This study aims to compare the incidence and profiles of ROP babies screened in two urban centres and seven semiurban centres across Karnataka.
To identify the incidence of ROP in premature babies born in six districts of Karnataka.
To compare the characteristics of ROP in premature babies being treated in a metropolitan city with those cared for in smaller towns.
Materials and methods
This is a prospective study of premature babies screened in six districts of Karnataka between April 2010 and October 2011. Our study covered two NICUs located in Bangalore city (urban) and seven located in rural/semiurban areas (Districts of Davangere, Hassan, Uttara Kannada, Shimoga and Gadag). The inclusion criteria were babies born at gestational age less than 36 weeks. The babies were subjected to fundus photography with a RetCam shuttle (Clarity Medical Systems, Pleasanton, California, USA) camera as part of a routine screening programme. The photographs were taken by trained technicians, after full pupillary dilatation with 0.4% tropicamide and 2.5% phenylephrine. Ten fields were taken in each eye which included the posterior pole and 360° retinal periphery and uploaded onto a secure website with the help of an indigenously developed software. The software is designed on open source technologies using the LAMP (Linux, Apache, MySQL and PHP) technologies. The data base structure allows for storage of multiple images per screening visit. The visit records are segregated by NICU and treating doctor, ensuring patient confidentiality. A dashboard-based mechanism shows the tasks at hand like patients needing diagnosis, patients due for review etc. The system is hosted in a shared server. The system can be accessed from any internet- enabled device without any downloads needed.
Data regarding the gestational age, birth weight, sex, type of delivery and history of delivery of twins were recorded. Other neonatal risk factors such as oxygen supplementation, mechanical ventilation, blood transfusion, exchange transfusion, sepsis and apnoea were captured on the software. The photographs were read by a single observer (KRM) and reported within 24 h. ROP was classified as per the revised International Classification of Retinopathy of Prematurity.18 The technician visited the NICUs every week on a fixed day and took fundus pictures with the same camera. Infants were followed up till the retinal vascularisation was complete or till 45 weeks post conceptional age. Infants who had no ROP were followed up every 2 weeks. Infants in whom ROP was detected were followed every week or earlier as the severity demanded. Babies progressing to severe ROP were treated with laser photocoagulation as per the Early Treatment of Retinopathy of Prematurity (ETROP) guidelines.19 Laser treatment was delivered by a diode laser retinal photocoagulator (Carl Zeiss, Jena, Germany).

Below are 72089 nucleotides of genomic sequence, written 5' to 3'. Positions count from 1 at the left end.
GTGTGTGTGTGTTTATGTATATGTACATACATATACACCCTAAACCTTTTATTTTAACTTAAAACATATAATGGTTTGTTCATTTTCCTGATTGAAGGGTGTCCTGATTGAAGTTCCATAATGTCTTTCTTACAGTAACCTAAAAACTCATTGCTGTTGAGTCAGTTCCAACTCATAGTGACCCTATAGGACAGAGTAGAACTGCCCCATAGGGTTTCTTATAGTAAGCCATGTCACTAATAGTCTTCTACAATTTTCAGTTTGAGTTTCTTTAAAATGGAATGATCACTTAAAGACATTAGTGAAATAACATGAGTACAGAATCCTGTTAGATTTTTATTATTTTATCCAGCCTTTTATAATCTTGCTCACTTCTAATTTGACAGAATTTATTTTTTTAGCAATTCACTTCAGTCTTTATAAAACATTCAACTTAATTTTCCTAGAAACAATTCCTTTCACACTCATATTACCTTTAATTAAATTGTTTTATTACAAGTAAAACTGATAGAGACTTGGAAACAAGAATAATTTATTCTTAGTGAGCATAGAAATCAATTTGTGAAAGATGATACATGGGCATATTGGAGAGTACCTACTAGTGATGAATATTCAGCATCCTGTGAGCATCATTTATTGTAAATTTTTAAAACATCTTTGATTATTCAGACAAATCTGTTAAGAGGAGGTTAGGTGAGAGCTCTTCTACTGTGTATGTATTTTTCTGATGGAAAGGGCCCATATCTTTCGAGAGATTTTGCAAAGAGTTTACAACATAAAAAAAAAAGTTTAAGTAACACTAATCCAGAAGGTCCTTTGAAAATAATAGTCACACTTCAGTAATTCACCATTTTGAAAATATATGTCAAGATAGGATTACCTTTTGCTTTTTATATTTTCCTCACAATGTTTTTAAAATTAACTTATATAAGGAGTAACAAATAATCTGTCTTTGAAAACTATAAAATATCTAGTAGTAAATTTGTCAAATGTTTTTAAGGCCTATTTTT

Premature babies born at less than 36 weeks of gestation.
Babies born at more than 36 weeks of gestation
Babies’ parents not consenting for screening
Statistical methods used
Mann–Whitney U test was applied to compare the two groups when the data were continuous as in gestational age and birth weight. The χ2 test was applied when the variables were categorical (location, ROP, laser, compliance and gender). SPSS (V.15) was used for the data analysis. Level of significance was fixed at 0.05. The study was approved by the institutional review board of Vittala International Institute of Ophthalmology. An informed oral consent was taken from the parents before each screening and a written consent before any laser procedure.